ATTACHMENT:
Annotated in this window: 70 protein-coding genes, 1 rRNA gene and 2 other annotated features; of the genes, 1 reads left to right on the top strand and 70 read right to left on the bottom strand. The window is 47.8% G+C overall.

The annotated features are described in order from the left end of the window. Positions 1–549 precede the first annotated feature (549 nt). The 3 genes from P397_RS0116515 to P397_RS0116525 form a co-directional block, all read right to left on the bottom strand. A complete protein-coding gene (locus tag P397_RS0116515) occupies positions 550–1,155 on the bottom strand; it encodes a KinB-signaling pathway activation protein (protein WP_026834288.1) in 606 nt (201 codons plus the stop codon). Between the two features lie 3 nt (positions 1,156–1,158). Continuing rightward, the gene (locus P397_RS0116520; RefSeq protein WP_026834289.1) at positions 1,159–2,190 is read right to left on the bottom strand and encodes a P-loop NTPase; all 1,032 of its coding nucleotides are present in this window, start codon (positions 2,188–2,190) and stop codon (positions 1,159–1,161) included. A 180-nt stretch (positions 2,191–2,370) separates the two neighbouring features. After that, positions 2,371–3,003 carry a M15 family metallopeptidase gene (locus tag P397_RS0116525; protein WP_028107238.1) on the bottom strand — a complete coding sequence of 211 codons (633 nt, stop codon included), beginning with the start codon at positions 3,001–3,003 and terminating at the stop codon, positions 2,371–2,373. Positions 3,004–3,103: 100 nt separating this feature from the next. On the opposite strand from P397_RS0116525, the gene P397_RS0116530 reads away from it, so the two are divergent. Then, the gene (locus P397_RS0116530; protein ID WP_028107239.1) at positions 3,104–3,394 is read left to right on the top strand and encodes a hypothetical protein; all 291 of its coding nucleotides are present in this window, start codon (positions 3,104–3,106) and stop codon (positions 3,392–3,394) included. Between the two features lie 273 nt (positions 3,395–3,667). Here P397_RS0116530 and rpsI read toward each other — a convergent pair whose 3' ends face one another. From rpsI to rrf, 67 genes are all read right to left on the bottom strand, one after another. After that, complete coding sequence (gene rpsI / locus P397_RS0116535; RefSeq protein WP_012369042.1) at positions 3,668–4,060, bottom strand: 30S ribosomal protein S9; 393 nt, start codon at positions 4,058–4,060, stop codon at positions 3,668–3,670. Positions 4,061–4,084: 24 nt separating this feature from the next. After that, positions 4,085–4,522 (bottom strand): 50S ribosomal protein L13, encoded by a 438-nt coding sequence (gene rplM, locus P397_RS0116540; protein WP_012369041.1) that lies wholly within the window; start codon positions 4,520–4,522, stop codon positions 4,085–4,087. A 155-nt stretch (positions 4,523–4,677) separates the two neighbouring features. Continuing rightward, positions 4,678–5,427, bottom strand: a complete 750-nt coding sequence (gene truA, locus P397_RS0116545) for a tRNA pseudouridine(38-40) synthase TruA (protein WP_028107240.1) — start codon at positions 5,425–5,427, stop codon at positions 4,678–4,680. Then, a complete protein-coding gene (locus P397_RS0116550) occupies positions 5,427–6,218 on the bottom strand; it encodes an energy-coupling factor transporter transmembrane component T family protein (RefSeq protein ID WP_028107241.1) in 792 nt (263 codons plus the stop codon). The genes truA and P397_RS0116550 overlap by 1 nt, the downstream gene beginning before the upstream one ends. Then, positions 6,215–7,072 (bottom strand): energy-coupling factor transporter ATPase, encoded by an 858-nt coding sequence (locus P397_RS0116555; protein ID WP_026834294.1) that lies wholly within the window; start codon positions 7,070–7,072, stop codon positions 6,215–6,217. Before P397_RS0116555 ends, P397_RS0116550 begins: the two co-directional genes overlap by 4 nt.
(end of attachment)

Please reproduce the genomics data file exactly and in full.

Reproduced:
Annotated in this window: 70 protein-coding genes, 1 rRNA gene and 2 other annotated features; of the genes, 1 reads left to right on the top strand and 70 read right to left on the bottom strand. The window is 47.8% G+C overall.

The annotated features are described in order from the left end of the window. Positions 1–549 precede the first annotated feature (549 nt). The 3 genes from P397_RS0116515 to P397_RS0116525 form a co-directional block, all read right to left on the bottom strand. A complete protein-coding gene (locus tag P397_RS0116515) occupies positions 550–1,155 on the bottom strand; it encodes a KinB-signaling pathway activation protein (protein WP_026834288.1) in 606 nt (201 codons plus the stop codon). Between the two features lie 3 nt (positions 1,156–1,158). Continuing rightward, the gene (locus P397_RS0116520; RefSeq protein WP_026834289.1) at positions 1,159–2,190 is read right to left on the bottom strand and encodes a P-loop NTPase; all 1,032 of its coding nucleotides are present in this window, start codon (positions 2,188–2,190) and stop codon (positions 1,159–1,161) included. A 180-nt stretch (positions 2,191–2,370) separates the two neighbouring features. After that, positions 2,371–3,003 carry a M15 family metallopeptidase gene (locus tag P397_RS0116525; protein WP_028107238.1) on the bottom strand — a complete coding sequence of 211 codons (633 nt, stop codon included), beginning with the start codon at positions 3,001–3,003 and terminating at the stop codon, positions 2,371–2,373. Positions 3,004–3,103: 100 nt separating this feature from the next. On the opposite strand from P397_RS0116525, the gene P397_RS0116530 reads away from it, so the two are divergent. Then, the gene (locus P397_RS0116530; protein ID WP_028107239.1) at positions 3,104–3,394 is read left to right on the top strand and encodes a hypothetical protein; all 291 of its coding nucleotides are present in this window, start codon (positions 3,104–3,106) and stop codon (positions 3,392–3,394) included. Between the two features lie 273 nt (positions 3,395–3,667). Here P397_RS0116530 and rpsI read toward each other — a convergent pair whose 3' ends face one another. From rpsI to rrf, 67 genes are all read right to left on the bottom strand, one after another. After that, complete coding sequence (gene rpsI / locus P397_RS0116535; RefSeq protein WP_012369042.1) at positions 3,668–4,060, bottom strand: 30S ribosomal protein S9; 393 nt, start codon at positions 4,058–4,060, stop codon at positions 3,668–3,670. Positions 4,061–4,084: 24 nt separating this feature from the next. After that, positions 4,085–4,522 (bottom strand): 50S ribosomal protein L13, encoded by a 438-nt coding sequence (gene rplM, locus P397_RS0116540; protein WP_012369041.1) that lies wholly within the window; start codon positions 4,520–4,522, stop codon positions 4,085–4,087. A 155-nt stretch (positions 4,523–4,677) separates the two neighbouring features. Continuing rightward, positions 4,678–5,427, bottom strand: a complete 750-nt coding sequence (gene truA, locus P397_RS0116545) for a tRNA pseudouridine(38-40) synthase TruA (protein WP_028107240.1) — start codon at positions 5,425–5,427, stop codon at positions 4,678–4,680. Then, a complete protein-coding gene (locus P397_RS0116550) occupies positions 5,427–6,218 on the bottom strand; it encodes an energy-coupling factor transporter transmembrane component T family protein (RefSeq protein ID WP_028107241.1) in 792 nt (263 codons plus the stop codon). The genes truA and P397_RS0116550 overlap by 1 nt, the downstream gene beginning before the upstream one ends. Then, positions 6,215–7,072 (bottom strand): energy-coupling factor transporter ATPase, encoded by an 858-nt coding sequence (locus P397_RS0116555; protein ID WP_026834294.1) that lies wholly within the window; start codon positions 7,070–7,072, stop codon positions 6,215–6,217. Before P397_RS0116555 ends, P397_RS0116550 begins: the two co-directional genes overlap by 4 nt.